Peter said to the people: "The God of Abraham, the God of Isaac, and the God of Jacob, the God of our fathers, has glorified his servant Jesus, whom you handed over and denied in Pilate's presence when he had decided to release him. You denied the Holy and Righteous One and asked that a murderer be released to you. The author of life you put to death, but God raised him from the dead; of this we are witnesses. Now I know, brothers, that you acted out of ignorance, just as your leaders did; but God has thus brought to fulfillment what he had announced beforehand through the mouth of all the prophets, that his Christ would suffer. Repent, therefore, and be converted, that your sins may be wiped away."
Peter and John had just healed a crippled man. The people were amazed, to say the least. More importantly, they were open to an explanation. They were listening. And so Peter began, "Why are you amazed at this?". Peter goes on to explain that it wasn't by his power that the healing took place but by the God of Abraham, Isaac, Jacob, Who is Jesus. Peter was trying to appeal to them gently, with understanding (you acted out of ignorance) but making his point (The author of life you put to death.). He also was showing them that Isaiah's predictions about suffering was not about them but rather was about their Messiah, Jesus. That must have been an eye-opener.
The law tells us "Ignorance of the law, does not excuse one from liability. Ignorantia juris non excusat or ignorantia legis neminem excusat (Latin for "ignorance of the law excuses not" and "ignorance of law excuses no one" respectively) is a legal principle holding that a person who is unaware of a law may not escape liability for violating that law.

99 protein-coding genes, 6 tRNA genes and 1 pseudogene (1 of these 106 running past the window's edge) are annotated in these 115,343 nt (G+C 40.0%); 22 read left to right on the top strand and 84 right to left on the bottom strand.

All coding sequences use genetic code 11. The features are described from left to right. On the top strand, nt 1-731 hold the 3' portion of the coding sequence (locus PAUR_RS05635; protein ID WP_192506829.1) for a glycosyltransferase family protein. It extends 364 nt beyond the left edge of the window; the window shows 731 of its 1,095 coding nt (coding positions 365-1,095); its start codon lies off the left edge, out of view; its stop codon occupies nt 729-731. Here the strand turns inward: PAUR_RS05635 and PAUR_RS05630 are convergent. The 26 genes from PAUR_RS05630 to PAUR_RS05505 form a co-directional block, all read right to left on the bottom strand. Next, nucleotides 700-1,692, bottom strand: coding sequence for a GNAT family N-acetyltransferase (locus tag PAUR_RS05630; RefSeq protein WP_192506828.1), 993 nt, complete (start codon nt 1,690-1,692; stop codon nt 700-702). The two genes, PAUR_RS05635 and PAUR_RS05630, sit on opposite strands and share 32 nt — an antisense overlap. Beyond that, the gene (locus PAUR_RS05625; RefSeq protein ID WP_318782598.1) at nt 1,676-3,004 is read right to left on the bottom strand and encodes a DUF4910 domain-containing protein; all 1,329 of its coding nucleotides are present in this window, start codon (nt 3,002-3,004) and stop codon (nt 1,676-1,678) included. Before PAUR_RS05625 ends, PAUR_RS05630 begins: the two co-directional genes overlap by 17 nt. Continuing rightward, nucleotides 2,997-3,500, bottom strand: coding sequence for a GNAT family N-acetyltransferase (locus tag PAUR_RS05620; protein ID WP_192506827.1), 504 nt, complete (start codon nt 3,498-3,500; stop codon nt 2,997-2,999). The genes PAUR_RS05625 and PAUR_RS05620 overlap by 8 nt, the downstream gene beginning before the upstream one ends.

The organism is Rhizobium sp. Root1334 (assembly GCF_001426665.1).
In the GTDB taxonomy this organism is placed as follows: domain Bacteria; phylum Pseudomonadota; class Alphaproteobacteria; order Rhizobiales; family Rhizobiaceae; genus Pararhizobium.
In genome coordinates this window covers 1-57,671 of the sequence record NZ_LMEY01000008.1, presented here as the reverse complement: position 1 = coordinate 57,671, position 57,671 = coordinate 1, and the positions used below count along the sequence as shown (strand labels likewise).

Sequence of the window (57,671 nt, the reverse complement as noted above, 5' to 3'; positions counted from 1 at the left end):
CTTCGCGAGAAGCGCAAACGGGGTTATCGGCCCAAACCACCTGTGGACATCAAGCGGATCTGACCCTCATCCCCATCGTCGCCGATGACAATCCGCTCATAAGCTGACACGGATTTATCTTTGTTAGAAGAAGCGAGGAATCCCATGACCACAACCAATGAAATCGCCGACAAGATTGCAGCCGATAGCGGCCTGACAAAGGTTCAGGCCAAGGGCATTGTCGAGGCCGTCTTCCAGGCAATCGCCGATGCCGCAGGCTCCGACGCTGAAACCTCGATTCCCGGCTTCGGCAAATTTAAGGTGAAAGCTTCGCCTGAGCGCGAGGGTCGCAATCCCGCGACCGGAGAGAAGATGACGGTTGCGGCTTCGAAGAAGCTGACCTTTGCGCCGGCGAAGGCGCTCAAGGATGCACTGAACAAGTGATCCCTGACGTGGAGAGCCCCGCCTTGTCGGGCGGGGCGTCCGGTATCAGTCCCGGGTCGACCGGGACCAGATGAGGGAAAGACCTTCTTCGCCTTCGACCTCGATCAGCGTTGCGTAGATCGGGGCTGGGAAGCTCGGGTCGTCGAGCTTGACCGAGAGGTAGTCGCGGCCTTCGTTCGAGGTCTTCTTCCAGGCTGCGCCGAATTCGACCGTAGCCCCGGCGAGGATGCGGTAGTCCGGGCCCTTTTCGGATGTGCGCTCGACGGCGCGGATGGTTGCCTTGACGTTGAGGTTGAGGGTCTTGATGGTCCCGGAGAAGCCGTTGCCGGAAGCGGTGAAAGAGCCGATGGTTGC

Thank God, He is all merciful and does not abide by human rulings.
But how could I know I was doing wrong when I believed I was doing right? Only You, My Love, know my heart. You understand and are all merciful. I appeal to your mercy.
I was looking at an icon of Our Lady of the Gates of Dawn and thought I was looking at the icon of Our Lady of Siluva. I was wondering where Jesus was. So I did a bit of googling. They are two separate icons.
Our Lady of the Gates of Dawn tells the story of a beloved painting. In 1702 the city of Vilnius was attacked by the Swedes. At dawn, the heavy iron city gate fell on top of the invaders, killing four Sweedish soldiers. This rallied the Lithuanian army and they defended their city. Hence, devotion to the icon grew.
My book club met last night to choose the coming year's selections of good reads:
For September: Mayflower by Nathaniel Philbrick
October: 11-23-63 by Stephen King
November: The Buffalo Creek Disaster by Gerald M. Stern
December: My Grandmother Told Me She's Sorry by Frederik Backmann
January: Left to Tell by Immaculee Ilibagiza
February: American Treasurers by Stephen Puleo
March: The Underground Railroad by Colson Whitehead
April: Life in a Jar by Jack Mayer
May: The Little Paris Book Shop by Nina George
June: The Forgetting Time by Sharon Guskin
July: The Boston Girl by Anita Diamant
August: The Orphan Master's Son by Adam Johnson
I'm happy to realize that I've read five of these selections, already.
In my conversational Spanish class, we translate articles we read in Spanish. To be different, I decided to translate a recipe. To get an "A" for a grade, I decided to make the dish and bring it to class to eat.
The dish was Pez Amarillo. The translation is Yellow Fish. It didn't come out like the picture but it tasted good. The fish was supposed to be catfish. Well, the fish markets around here don't carry catfish. I thought tilapia would taste like it. Unfortunately, I shouldn't have gone with "taste," but rather texture. The picture shows a fish that looks like kabobs. The tilapia disintegrated into rice-looking tiny flakes.
Another problem was the measurements. Instead of teaspoon and tablespoon, the Spanish said "g." It couldn't mean gram; that's too much. The teacher said it meant, "grain." Grain! How could I separate one grain out of a powder of cumin?
Then in the preparation, the directions said to a…